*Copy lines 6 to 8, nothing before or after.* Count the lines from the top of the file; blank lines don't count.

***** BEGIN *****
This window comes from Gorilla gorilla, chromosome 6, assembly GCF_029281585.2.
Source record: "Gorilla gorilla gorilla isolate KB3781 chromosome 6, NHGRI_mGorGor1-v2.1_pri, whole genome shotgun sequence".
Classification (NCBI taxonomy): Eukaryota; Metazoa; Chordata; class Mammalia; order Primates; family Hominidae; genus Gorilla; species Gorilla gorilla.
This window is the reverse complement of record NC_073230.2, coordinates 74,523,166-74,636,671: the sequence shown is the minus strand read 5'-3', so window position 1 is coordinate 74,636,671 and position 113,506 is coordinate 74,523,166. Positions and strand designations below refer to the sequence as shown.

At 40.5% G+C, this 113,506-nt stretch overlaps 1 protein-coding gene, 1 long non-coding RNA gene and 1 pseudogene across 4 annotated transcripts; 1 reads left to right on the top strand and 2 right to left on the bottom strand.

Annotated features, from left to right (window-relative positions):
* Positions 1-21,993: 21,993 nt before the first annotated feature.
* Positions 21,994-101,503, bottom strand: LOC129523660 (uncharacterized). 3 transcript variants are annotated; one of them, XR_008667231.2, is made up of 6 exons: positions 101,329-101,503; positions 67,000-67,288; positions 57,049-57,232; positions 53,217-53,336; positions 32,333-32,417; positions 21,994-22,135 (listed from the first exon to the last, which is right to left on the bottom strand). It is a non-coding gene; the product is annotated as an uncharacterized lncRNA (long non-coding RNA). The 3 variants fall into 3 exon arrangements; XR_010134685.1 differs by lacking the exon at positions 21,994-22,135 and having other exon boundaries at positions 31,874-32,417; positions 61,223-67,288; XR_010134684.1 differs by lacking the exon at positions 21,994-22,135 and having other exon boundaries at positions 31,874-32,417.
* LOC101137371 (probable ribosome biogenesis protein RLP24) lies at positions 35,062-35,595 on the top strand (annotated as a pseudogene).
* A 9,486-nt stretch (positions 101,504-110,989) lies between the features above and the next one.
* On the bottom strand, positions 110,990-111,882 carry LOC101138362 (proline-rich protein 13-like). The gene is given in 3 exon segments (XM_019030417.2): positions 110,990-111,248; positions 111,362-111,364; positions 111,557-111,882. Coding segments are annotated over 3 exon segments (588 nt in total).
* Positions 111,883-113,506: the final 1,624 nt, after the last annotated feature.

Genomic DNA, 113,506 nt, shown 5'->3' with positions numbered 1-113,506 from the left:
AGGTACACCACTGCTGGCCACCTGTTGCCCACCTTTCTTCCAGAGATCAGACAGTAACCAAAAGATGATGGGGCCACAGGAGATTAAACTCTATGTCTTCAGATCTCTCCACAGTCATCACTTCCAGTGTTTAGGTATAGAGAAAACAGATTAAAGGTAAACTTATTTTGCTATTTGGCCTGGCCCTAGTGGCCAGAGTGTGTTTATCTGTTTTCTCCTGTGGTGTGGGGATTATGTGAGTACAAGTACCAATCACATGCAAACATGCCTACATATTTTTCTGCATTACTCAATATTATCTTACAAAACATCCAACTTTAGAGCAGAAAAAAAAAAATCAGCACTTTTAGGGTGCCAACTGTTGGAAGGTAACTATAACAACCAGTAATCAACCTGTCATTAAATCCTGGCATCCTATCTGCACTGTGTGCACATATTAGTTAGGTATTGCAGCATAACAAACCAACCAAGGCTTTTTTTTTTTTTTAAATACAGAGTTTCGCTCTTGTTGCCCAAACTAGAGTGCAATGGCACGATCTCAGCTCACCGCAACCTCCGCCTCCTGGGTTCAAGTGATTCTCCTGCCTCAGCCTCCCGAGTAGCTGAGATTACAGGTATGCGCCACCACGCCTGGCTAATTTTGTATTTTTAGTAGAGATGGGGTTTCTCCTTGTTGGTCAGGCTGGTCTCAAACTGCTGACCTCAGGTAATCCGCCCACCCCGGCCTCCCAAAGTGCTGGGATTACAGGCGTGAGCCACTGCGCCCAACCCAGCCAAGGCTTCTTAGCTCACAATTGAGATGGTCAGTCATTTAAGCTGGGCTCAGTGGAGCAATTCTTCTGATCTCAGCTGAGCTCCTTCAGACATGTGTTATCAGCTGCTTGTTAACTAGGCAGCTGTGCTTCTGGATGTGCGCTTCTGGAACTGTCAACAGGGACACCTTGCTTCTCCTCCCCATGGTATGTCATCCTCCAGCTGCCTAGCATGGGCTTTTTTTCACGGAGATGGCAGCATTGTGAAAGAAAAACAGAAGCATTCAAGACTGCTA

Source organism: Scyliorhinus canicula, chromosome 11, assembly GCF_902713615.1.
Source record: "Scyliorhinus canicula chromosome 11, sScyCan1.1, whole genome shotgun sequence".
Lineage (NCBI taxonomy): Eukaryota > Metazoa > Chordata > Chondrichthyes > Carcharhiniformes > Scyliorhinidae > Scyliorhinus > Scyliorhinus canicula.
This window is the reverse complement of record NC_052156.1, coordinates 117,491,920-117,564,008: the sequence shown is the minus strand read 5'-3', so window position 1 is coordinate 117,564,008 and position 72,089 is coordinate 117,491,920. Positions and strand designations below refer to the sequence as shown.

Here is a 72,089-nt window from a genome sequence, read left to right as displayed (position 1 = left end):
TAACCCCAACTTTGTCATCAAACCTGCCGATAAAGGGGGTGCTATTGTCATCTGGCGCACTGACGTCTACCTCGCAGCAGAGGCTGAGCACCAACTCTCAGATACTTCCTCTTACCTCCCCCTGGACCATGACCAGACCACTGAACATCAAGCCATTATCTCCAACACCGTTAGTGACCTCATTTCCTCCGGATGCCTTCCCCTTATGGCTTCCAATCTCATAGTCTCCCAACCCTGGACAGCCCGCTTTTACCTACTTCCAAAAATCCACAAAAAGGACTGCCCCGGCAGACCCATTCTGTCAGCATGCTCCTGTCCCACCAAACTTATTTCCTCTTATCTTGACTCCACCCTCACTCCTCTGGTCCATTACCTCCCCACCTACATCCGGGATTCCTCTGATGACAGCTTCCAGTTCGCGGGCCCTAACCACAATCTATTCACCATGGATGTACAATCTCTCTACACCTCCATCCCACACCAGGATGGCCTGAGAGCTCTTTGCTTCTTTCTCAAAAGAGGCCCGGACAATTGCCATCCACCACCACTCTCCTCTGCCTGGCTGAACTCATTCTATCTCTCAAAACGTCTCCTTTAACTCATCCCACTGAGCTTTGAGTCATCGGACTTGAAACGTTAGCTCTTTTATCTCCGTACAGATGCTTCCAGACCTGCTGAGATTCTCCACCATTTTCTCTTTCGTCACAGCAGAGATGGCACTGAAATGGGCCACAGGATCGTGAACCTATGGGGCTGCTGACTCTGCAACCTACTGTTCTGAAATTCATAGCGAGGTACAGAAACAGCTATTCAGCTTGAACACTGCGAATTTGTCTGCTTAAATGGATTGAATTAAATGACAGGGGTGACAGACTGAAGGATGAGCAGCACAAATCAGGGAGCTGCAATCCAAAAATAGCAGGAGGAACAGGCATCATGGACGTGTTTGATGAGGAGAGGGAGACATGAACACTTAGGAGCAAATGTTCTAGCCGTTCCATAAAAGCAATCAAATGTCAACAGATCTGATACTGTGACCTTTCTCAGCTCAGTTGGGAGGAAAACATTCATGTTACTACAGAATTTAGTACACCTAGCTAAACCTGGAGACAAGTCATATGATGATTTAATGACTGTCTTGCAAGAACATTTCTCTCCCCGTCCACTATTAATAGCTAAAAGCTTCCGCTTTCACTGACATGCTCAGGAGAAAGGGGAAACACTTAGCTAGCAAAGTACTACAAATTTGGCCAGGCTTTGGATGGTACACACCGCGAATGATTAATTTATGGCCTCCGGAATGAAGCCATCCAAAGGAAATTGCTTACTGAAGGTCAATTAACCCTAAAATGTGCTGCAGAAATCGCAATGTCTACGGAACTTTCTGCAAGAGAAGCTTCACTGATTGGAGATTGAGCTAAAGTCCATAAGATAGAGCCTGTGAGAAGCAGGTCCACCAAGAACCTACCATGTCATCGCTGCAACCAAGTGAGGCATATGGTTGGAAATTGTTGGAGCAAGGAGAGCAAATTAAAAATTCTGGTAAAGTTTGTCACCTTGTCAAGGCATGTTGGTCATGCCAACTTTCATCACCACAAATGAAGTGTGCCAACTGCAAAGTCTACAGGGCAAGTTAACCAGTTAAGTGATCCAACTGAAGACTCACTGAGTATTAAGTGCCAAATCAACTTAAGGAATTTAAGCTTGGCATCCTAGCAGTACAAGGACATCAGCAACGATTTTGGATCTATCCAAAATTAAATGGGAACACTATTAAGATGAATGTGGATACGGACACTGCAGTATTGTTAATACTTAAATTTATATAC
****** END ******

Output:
Annotated features, from left to right (window-relative positions):
* Positions 1-21,993: 21,993 nt before the first annotated feature.
* Positions 21,994-101,503, bottom strand: LOC129523660 (uncharacterized). 3 transcript variants are annotated; one of them, XR_008667231.2, is made up of 6 exons: positions 101,329-101,503; positions 67,000-67,288; positions 57,049-57,232; positions 53,217-53,336; positions 32,333-32,417; positions 21,994-22,135 (listed from the first exon to the last, which is right to left on the bottom strand). It is a non-coding gene; the product is annotated as an uncharacterized lncRNA (long non-coding RNA). The 3 variants fall into 3 exon arrangements; XR_010134685.1 differs by lacking the exon at positions 21,994-22,135 and having other exon boundaries at positions 31,874-32,417; positions 61,223-67,288; XR_010134684.1 differs by lacking the exon at positions 21,994-22,135 and having other exon boundaries at positions 31,874-32,417.